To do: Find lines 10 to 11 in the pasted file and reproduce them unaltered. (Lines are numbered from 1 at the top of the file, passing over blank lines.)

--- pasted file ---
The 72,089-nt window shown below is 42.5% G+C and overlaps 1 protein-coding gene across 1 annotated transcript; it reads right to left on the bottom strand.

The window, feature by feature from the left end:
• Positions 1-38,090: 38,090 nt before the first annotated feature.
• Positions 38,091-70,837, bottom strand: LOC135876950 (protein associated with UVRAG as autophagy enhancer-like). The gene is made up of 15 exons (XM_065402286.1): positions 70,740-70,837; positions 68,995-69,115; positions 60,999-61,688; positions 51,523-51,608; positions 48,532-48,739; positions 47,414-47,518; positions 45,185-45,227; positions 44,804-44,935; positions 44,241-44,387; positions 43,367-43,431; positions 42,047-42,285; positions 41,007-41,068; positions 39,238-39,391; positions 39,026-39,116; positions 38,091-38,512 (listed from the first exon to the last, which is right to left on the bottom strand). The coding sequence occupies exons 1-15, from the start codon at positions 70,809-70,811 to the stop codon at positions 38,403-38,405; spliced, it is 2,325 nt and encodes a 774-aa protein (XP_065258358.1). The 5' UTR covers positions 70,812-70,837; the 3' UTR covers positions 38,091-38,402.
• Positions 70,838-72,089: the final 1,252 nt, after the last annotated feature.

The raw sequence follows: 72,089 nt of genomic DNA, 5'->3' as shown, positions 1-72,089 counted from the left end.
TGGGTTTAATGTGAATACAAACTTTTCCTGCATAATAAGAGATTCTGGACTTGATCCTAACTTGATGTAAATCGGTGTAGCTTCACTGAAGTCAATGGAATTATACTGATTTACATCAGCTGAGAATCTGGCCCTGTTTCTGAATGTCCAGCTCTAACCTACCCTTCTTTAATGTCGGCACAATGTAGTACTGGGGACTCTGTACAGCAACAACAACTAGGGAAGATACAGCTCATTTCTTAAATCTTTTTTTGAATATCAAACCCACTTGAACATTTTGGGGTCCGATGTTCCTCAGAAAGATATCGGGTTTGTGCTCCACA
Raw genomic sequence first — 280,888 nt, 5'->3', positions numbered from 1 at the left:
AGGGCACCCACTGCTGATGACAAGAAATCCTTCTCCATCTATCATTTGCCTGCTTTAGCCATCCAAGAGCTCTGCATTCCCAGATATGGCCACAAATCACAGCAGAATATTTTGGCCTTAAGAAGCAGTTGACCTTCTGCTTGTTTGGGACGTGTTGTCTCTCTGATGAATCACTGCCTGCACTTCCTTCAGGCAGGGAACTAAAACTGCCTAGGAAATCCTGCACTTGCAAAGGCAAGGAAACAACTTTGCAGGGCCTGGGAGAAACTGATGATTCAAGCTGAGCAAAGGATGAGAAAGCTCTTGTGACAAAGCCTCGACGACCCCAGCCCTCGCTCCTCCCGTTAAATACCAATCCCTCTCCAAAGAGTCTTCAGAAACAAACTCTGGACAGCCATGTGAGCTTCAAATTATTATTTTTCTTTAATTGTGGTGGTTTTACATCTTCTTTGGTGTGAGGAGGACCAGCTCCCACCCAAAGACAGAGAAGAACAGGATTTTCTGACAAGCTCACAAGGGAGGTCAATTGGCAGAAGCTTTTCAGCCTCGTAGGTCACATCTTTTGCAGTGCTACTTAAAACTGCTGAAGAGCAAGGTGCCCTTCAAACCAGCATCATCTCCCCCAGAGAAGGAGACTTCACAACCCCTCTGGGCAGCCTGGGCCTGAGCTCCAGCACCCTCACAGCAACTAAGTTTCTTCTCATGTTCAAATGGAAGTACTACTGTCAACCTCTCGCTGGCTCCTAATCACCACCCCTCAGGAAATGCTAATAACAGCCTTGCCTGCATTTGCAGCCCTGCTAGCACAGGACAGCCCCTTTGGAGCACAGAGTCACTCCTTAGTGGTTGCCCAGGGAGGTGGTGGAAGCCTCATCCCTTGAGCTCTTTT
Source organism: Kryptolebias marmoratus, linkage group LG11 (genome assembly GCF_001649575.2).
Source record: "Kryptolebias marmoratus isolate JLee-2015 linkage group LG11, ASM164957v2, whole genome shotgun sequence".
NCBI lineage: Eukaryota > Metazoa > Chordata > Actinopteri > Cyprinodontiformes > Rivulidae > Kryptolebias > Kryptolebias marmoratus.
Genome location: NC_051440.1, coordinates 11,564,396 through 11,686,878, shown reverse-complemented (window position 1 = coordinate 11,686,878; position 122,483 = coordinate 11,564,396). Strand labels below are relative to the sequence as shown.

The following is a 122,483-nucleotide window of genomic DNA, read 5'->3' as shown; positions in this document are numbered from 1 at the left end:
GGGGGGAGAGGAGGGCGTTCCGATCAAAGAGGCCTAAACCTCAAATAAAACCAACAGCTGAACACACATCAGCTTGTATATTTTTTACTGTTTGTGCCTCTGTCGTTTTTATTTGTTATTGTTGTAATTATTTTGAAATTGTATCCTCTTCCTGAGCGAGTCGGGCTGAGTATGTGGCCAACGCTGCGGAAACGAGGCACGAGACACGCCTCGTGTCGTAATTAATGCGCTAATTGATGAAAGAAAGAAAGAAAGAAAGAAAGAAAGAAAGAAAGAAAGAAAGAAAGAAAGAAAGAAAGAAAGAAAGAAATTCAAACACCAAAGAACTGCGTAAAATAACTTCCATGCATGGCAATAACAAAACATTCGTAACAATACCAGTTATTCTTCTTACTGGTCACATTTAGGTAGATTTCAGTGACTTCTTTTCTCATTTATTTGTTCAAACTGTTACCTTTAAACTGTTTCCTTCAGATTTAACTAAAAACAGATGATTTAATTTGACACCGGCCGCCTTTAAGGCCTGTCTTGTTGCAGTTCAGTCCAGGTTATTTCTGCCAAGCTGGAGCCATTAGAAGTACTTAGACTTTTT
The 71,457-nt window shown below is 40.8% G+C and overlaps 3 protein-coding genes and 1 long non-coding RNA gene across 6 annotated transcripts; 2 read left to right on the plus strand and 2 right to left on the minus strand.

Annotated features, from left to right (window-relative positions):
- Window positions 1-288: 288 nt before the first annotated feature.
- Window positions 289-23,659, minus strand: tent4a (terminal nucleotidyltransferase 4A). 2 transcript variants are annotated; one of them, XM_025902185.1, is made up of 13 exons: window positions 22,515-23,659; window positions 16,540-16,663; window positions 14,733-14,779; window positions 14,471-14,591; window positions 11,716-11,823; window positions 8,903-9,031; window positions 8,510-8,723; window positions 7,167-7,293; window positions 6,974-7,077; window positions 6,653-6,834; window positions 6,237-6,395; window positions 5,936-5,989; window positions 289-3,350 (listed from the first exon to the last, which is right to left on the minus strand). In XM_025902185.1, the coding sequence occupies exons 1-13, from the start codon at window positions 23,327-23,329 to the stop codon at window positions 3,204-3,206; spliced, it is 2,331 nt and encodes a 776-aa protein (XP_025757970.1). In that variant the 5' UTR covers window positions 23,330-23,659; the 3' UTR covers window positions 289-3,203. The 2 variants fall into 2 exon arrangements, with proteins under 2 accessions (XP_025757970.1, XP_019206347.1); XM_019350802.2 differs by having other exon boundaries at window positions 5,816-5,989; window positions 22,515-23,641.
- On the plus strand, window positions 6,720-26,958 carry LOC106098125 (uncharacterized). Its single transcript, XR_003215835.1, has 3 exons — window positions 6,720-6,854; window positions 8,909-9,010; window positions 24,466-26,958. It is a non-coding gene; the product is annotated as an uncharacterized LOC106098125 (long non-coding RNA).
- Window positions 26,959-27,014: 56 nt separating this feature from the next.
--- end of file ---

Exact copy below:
Source organism: Kryptolebias marmoratus, linkage group LG11 (genome assembly GCF_001649575.2).
Source record: "Kryptolebias marmoratus isolate JLee-2015 linkage group LG11, ASM164957v2, whole genome shotgun sequence".